Escambia County commissioners agreed to ban private development of a big section of Pensacola Beach.
The commissioners also advanced a November referendum to give Escambia County voters a say on the issue.
By a unanimous vote, they also decided that future changes to zoning on Pensacola Beach will require a unanimous affirmative vote by county commissioners instead of a simple majority.
Those decisions Thursday followed months of heated public debate over the future of Pensacola Beach.
Save Pensacola Beach, an anti-development group, gathered over 16,000 signatures on a petition to put their referendum on November general election ballot.
The group’s proposed referendum would have asked voters whether they support the ongoing public ownership of Pensacola Beach, where commercial and residential development has unfolded under 99-year lease agreements.
County commissioners approved further public hearings for a different referendum that reads:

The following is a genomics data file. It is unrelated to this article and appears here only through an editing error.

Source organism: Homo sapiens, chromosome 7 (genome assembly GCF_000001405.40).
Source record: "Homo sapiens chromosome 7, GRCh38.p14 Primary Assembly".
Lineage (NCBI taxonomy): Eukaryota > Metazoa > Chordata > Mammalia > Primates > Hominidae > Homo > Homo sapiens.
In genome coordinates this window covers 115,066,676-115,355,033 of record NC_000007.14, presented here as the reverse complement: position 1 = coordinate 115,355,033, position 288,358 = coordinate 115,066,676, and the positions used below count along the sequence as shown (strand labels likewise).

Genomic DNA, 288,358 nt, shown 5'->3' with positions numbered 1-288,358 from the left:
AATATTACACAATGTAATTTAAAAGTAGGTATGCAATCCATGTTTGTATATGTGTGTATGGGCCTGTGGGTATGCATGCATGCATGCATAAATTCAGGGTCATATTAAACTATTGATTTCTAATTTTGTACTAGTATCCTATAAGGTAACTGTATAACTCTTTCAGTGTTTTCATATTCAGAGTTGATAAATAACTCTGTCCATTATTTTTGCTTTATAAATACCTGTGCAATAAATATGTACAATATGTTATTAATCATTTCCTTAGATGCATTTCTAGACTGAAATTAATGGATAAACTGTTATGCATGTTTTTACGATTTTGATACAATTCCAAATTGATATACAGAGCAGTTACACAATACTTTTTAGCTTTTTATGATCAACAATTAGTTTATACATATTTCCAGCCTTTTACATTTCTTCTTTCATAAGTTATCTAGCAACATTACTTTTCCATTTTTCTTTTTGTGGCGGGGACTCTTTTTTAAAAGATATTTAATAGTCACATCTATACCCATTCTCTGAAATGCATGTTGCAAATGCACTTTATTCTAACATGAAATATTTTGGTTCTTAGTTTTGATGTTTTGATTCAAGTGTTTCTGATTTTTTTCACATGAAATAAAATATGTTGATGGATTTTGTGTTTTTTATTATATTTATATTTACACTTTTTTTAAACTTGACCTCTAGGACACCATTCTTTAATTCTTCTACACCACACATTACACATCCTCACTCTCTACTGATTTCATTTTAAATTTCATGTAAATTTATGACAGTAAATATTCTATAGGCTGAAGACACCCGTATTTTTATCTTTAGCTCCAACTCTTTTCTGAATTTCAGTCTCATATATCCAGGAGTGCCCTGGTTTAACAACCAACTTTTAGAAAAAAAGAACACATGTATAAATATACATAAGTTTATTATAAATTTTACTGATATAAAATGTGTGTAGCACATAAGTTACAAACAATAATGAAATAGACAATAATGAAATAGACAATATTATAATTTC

“On June 21, the Escambia County Board of County Commissioners adopted a policy to prohibit any privatization through sale or lease of currently unleased properties, especially conservation and preservation properties on Santa Rosa Island. The resolution also confirms that the county has no position on fee simple. Do you support the Escambia County policy?”
The term “fee simple” refers Congressional legislation that would have undone a 1947 deed agreement that gave much of Santa Rosa island to Escambia County.
The bill, which passed the House but died in the Senate, would have allowed the county to give leaseholders clear title to properties they now lease on Santa Rosa Island. [Pensacola News Journal] – Mike Seemuth